The dynamical and transport properties of the
extratropical tropopause (with
Professor P.H. Haynes)
The tropopause is among the most
fundamental structures in the atmosphere. It is the interface between the
water vapour-rich and dynamically active troposphere below and the
ozone-rich and relatively quiescent stratosphere above. Traditional
radiative-dynamical theories suggest that the position of the tropopause
is determined by radiative-convective equilibrium in tropical latitudes.
But this theory is not really consistent in the extratropics and we require
a new theory to explain the position of the tropopause here.
Dr I.Held (GFDL, Princeton)
has already suggested that the position of the extratropical tropopause
is determined by baroclinic eddies, which are the predominant form
of large-scale motion in the extratropical troposphere. Professor Haynes and
I are using numerical models, new diagnostic tools, and
analytical techniques to try to assess Held's suggestion.
I have developed a numerical model which solves the three-dimensional
quasigeostrophic equations in a channel geometry, which is the simplest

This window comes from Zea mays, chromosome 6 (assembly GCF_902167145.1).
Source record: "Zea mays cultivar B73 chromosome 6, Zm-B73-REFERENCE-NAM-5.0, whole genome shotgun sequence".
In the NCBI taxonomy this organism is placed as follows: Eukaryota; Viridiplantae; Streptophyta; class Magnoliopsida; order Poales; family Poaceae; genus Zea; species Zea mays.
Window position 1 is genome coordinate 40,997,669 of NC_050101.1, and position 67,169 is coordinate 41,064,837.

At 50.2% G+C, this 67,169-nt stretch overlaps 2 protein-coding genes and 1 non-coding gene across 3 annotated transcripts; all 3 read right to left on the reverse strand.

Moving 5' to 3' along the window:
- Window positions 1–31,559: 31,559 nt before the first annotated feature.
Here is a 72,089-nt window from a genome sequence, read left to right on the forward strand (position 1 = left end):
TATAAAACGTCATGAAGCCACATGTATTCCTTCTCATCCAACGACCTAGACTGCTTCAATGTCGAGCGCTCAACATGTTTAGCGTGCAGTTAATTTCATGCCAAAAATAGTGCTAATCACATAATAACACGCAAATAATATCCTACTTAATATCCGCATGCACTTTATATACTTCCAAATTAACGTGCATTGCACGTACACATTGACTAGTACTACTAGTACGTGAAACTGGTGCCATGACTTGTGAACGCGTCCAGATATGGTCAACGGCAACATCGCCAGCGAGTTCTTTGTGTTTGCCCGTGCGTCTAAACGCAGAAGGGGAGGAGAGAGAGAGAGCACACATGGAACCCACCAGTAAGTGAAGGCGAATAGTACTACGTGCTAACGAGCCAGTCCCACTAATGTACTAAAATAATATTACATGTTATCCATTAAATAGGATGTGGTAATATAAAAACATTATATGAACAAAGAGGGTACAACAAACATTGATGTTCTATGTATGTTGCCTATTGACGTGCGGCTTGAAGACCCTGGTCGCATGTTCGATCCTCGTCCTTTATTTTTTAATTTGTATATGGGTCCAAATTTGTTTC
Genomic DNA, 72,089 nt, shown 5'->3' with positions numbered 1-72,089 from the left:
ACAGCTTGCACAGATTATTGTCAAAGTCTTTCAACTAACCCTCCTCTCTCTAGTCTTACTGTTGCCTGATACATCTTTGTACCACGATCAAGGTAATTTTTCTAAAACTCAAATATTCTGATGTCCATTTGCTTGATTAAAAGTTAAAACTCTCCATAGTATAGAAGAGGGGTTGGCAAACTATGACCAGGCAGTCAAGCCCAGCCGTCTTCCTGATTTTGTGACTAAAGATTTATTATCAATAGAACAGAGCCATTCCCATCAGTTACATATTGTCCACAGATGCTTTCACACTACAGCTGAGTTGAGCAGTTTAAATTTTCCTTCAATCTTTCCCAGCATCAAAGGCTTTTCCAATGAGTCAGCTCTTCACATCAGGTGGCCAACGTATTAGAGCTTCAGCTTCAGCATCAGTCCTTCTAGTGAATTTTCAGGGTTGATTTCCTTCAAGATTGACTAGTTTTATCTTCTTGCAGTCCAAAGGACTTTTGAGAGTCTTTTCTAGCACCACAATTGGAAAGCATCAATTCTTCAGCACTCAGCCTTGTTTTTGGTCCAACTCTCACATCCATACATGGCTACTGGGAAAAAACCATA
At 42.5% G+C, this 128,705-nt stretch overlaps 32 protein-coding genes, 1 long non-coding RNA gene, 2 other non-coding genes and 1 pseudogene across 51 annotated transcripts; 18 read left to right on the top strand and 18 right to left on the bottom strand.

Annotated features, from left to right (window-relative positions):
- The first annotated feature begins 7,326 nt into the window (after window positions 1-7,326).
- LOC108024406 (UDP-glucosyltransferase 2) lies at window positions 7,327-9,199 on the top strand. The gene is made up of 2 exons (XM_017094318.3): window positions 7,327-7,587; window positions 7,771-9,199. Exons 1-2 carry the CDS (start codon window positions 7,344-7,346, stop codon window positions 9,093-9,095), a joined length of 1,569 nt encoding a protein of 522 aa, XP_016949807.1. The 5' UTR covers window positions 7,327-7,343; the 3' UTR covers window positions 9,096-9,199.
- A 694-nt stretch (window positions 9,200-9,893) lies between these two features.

realistic model for baroclinic eddy activity in the extratropical atmosphere.
I have applied a new transport diagnostic (the effective diffusivity
of an advected-diffused tracer field, introduced recently by Nakamura)
to this model. There is a direct connection between the transport
properties of the flow and its dynamical structure because the key
dynamical quantity, potential vorticity (PV), from which all other
dynamical fields can be derived, is nearly materially conserved.
The action of the baroclinic eddies can be seen as the stirring
of PV, with the tropopause representing the upper limit of the region
of stirring. In this sense the tropopause is a barrier to transport,
separating a well-stirred region below from a less well-stirred region
above. The effective diffusivity diagnostic in our simulations reveals
a very robust barrier structure as the result of the baroclinic
activity in our model. We believe that this barrier structure is
analogous to the extratropical tropopause and that a study of
its behaviour will lead to an improved understanding of tropopause
dynamics. We have examined the dependence of the barrier structure
on model parameters, including the radiative relaxation rate,
the Ekman friction in the surface layer, the supercriticality of the flow,
and the structure of the relaxation state. Our results are
presented in a paper `Transport barriers and jets in multi-layer
baroclinically unstable flows', a preprint of which will be